In Alabama, reform is slow, but it truly can happen
The Huntsville Times
Sunday, September 02, 2007

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If you doubt that the reform movement is alive and well in Alabama, you obviously weren't in the Harbert Center in downtown Birmingham on Thursday. There, hundreds of citizens - prominent and not so prominent - from all over Alabama gathered in a third-floor ballroom for a pivotal event: the first annual Bailey Thomson Awards Luncheon.

The event was sponsored by the Alabama Citizens for Constitutional Reform Foundation, an offshoot of the Alabama Citizens for Constitutional Reform.

The award is named for late journalist, historian and academic Bailey Thomson. On the editorial page of the Press-Register of Mobile in the 1990s, Thomson, who once worked at this newspaper, became a champion for a new constitution. He went on to help found the ACCR. In 2003, Thomson died of a heart attack at the relatively young age of 54.

The annual awards honor those who further the cause of constitutional reform. This year's winners include Lewis Lehe, the Greater Birmingham Ministries and Dr. Thomas Corts, former president of Samford University.

Thursday's keynote speaker was another prominent Alabama journalist, Monroeville native Cynthia Tucker, editorial page editor of the Atlanta Journal Constitution, Sunday columnist in The Huntsville Times and a Pulitzer Prize winner.

The commitment in evidence at the event impressed me. It also reminded me that constitutional reform is but one of three areas of Alabama government that must change if the state is to help its people live up to their potential.

This state continues to suffer under the racism, favoritism and anti-democratic sentiment of the Constitution of 1901 and its staggering 800 amendments. A measure in the Legislature earlier this year to let the voters decide whether they want a constitutional convention suffered the same fate as before - it died.

But hope endures. The reform movement continues to organize citizens on the grass-roots level. An amendment ratified earlier this decade would give state voters the final say on adopting a new constitution if one were to be drafted by a convention. Someday, I think that safeguard will pay off.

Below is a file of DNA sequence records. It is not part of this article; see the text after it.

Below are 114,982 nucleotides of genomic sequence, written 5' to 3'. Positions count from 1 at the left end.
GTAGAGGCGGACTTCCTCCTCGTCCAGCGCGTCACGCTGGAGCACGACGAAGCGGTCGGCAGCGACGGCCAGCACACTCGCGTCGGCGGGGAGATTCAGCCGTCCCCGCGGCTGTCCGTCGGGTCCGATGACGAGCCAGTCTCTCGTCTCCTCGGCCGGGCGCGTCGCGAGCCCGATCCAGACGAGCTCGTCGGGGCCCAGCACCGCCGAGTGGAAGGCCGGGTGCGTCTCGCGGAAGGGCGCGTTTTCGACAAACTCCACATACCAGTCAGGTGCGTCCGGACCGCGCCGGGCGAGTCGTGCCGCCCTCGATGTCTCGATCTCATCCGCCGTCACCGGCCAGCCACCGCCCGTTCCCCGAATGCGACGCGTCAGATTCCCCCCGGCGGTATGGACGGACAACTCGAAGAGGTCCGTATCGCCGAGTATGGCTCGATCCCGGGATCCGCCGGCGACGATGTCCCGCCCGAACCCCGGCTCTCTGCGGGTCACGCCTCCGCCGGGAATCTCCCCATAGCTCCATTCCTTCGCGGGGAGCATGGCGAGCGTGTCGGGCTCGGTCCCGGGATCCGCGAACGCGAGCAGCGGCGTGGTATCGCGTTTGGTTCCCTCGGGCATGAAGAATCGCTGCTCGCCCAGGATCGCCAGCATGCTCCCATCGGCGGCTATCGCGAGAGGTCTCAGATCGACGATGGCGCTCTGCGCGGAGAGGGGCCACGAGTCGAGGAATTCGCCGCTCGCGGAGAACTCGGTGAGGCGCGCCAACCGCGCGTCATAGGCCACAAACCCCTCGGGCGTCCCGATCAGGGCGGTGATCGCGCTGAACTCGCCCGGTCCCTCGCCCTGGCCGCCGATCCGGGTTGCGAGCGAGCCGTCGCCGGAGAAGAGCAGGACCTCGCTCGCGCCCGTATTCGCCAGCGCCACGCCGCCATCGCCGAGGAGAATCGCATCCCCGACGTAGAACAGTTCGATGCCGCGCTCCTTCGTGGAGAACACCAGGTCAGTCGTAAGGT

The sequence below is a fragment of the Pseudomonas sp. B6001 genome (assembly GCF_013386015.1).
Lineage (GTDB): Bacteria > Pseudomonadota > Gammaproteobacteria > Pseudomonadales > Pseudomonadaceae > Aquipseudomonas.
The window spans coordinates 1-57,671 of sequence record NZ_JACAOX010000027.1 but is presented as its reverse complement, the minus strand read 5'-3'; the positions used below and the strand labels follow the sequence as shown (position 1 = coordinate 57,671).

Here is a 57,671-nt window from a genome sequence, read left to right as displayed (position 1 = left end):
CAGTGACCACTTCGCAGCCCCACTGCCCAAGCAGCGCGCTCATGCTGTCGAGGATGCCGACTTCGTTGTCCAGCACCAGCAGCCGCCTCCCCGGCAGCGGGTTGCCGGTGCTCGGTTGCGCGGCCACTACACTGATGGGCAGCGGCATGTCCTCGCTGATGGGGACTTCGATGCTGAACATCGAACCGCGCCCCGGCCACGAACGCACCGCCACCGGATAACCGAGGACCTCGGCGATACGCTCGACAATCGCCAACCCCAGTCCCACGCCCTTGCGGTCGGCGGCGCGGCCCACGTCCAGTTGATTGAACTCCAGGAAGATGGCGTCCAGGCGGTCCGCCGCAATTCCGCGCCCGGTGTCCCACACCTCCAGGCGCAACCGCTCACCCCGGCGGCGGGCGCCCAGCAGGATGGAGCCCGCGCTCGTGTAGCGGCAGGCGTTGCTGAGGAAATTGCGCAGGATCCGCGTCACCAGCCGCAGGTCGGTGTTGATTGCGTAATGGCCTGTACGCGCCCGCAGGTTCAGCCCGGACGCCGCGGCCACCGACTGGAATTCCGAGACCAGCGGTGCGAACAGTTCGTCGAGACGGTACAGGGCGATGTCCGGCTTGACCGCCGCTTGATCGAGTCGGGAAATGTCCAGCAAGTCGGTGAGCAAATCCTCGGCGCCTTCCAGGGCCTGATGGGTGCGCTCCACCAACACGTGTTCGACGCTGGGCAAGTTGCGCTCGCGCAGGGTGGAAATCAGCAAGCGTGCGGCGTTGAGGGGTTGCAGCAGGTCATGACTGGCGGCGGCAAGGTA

Two other fronts

But how stands reform on two other fronts - government ethics and taxation? Progress on both issues is real if limited. At the very least, the small steps taken so far show what can be done.

Alabama's regressive tax system, which dumps a disproportionate burden on those who can least afford it, remains largely intact. Even so, in 2006 the Legislature gave the poorest of the poor some relief on the state income tax, and the sales-tax holidays - last year and this year - helped working families with the costs of sending their kids back to school.

On the ethical front, the Alabama State Board of Education's new policy aimed at legislators who are also on the payroll of the two-year college system is already having an impact, even though the policy is being challenged in court.

Legislators are starting to choose between their two paychecks. Even if the policy is ultimately struck down in court, lawmakers realize this is a battle they'll lose in the court of public opinion.

Gov. Bob Riley wants a similar policy enacted into law for all of state government, but at the moment that remains a hard sell.

Nonetheless, on all three fronts, the changes are real. A decade ago, I could not have envisioned that the state would do what it has done. A decade from now, who knows?

The constitutional reform movement must be patient. Columnist Tucker and others made the point that major changes take time.

And Tucker should know; as a black child at age 4 she had to ride in the back of the bus. Now, whether you agree with her views, she's a national figure whose integrity and crystal-clear vision should offer inspiration to anyone who thinks our lives can be made better.

Bailey Thomson did his share. Now it's up to others, and many of our citizens seem more than willing to pitch in.

John Ehinger's e-mail: john.ehinger@htimes.com.

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